This term can be explained when the performance of one activity leads to a potentiation effect on the performance of a subsequent activity. For example, squats (a resistance exercise) is done before performing an explosive jump squat.

CAP is the increase in performance via simultaneous activation of muscles primarily involved and not involved in an activity. In other words, when the area of the motor cortex that controls jaw musculature is firing, this activity can prime or enhance activation of other motor cortical areas, such as those that control the arms and hands, when both areas are activated simultaneously. There are several studies that show that clenching the jaw is the most common example of CAP. 

All of this information is very revealing. I think that, now, I value my natural funny grimaces. They are the face of my internal force and the smart connections that my brain executes so I can gain strength and power in my lifts. This is awesome! But wait, what if lifting weights can also help prevent and undo skin damage that causes aging giving you an ageless face?

Jackie Warner, a fitness trainer, wrote in her book that “recent research shows that working your muscles increases the production of collagen cells and stimulates the production of growth hormone, which can repair the connections between your skin and muscle, giving you a tight, toned appearance.” On this same topic, the dermatologist David Bank, M.D., said that “by getting your cardiovascular rate and blood flow up, these types of exercise deliver more nutrients, like vitamins and oxygen, to the skin cells all over your face and body.  That increase in vitamins and oxygen to your skin cells helps them reproduce and enables the repair mechanisms in your skin to undo damage from years past. Plus, those nutrients feed the fibroblast cells in the skin that produce collagen so they can make more of the wrinkle-fighting nutrient”. Dr. Banks added that “getting a procedure doesn’t improve the health of your skin like exercising can because it doesn’t boost collagen, improve blood flow, or stimulate growth hormone.”

According to this article by The New York Times, new research shows that exercise not only appears to keep skin younger, it may also even reverse skin aging in people who start exercising late in life. Plus, the McMaster University researchers discovered in a study that participants over the age of 40 and as old as 65, who were active for at least three hours a week; had skin on their booties that was similar to that of someone in their 20s and 30s.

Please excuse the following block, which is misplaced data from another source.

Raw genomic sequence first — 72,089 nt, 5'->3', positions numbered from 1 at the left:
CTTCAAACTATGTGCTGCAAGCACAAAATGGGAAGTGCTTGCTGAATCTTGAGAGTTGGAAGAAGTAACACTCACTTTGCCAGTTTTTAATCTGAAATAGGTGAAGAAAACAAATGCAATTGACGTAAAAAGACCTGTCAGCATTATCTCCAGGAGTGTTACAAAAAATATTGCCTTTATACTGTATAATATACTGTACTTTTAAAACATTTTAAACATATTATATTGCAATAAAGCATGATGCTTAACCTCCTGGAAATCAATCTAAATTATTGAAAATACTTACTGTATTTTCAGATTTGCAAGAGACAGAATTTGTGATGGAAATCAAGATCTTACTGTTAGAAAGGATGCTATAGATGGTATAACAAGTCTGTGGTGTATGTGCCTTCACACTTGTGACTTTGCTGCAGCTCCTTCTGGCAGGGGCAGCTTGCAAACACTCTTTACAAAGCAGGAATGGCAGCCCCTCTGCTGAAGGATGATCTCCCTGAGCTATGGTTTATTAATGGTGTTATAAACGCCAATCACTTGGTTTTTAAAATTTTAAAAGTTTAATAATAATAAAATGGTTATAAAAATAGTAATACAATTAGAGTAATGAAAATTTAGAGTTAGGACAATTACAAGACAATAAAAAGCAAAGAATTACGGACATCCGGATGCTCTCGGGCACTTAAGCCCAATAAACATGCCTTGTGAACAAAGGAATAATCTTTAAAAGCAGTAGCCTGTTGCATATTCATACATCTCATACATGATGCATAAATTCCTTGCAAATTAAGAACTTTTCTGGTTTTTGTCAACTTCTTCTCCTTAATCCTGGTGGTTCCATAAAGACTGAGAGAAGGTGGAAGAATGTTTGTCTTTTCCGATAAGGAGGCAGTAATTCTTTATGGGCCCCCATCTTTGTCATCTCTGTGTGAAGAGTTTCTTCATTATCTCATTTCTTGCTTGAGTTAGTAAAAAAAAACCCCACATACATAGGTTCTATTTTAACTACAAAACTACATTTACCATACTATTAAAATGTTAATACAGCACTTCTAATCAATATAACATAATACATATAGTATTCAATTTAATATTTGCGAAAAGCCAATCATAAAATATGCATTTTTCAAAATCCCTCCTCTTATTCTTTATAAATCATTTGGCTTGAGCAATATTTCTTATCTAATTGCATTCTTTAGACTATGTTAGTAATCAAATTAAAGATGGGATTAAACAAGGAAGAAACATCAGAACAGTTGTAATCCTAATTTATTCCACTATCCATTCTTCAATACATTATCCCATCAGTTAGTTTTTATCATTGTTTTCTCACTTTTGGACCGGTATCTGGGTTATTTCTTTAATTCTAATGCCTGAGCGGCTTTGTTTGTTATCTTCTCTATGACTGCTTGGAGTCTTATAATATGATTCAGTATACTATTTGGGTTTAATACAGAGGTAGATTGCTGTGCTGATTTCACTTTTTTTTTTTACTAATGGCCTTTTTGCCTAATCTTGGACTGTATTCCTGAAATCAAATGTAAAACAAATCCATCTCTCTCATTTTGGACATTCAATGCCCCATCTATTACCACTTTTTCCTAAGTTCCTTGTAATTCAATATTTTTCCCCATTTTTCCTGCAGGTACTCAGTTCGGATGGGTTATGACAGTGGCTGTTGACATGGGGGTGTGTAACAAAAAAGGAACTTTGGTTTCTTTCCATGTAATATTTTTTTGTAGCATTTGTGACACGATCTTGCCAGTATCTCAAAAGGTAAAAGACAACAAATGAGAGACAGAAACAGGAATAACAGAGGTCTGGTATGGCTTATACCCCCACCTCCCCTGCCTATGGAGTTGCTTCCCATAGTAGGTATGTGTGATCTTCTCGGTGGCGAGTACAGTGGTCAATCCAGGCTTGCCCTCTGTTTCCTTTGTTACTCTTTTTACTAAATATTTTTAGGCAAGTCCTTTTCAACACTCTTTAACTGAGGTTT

That’s solid motivation to keep lifting and welcoming funny faces!

Photo Credit: Marne Jakins


When we lift heavy weights, we naturally pass through a process of mental and physical preparation to lift successfully. We use involuntary strategies controlled by our brains that are designed to enhance physical performance. These strategies can be translated to “making funny faces”. These weird grimaces originate at the jaw, that’s why your whole face looks a little crazy. Our strength finds its potential when we engage these face muscles. And this isn’t a novelty. Long ago we discovered the strong relationship between the jaw and muscle activation. For example, Roman soldiers were said to place leather straps between their teeth to improve battle prowess, Native American women would bite on sticks during childbirth to ease delivery, and soldiers in the American Civil War were given bullets to bite during battlefield surgery to assist with pain management. 

So keep your arms wide open and welcome all of those funny faces during your lifts. It’s your natural warrior face. Let muscle tension occur naturally, any tightening that occurs in the jaws, fists or elsewhere can boost your performance but should just happen and not be forced. Keep your lifts safe and have fun!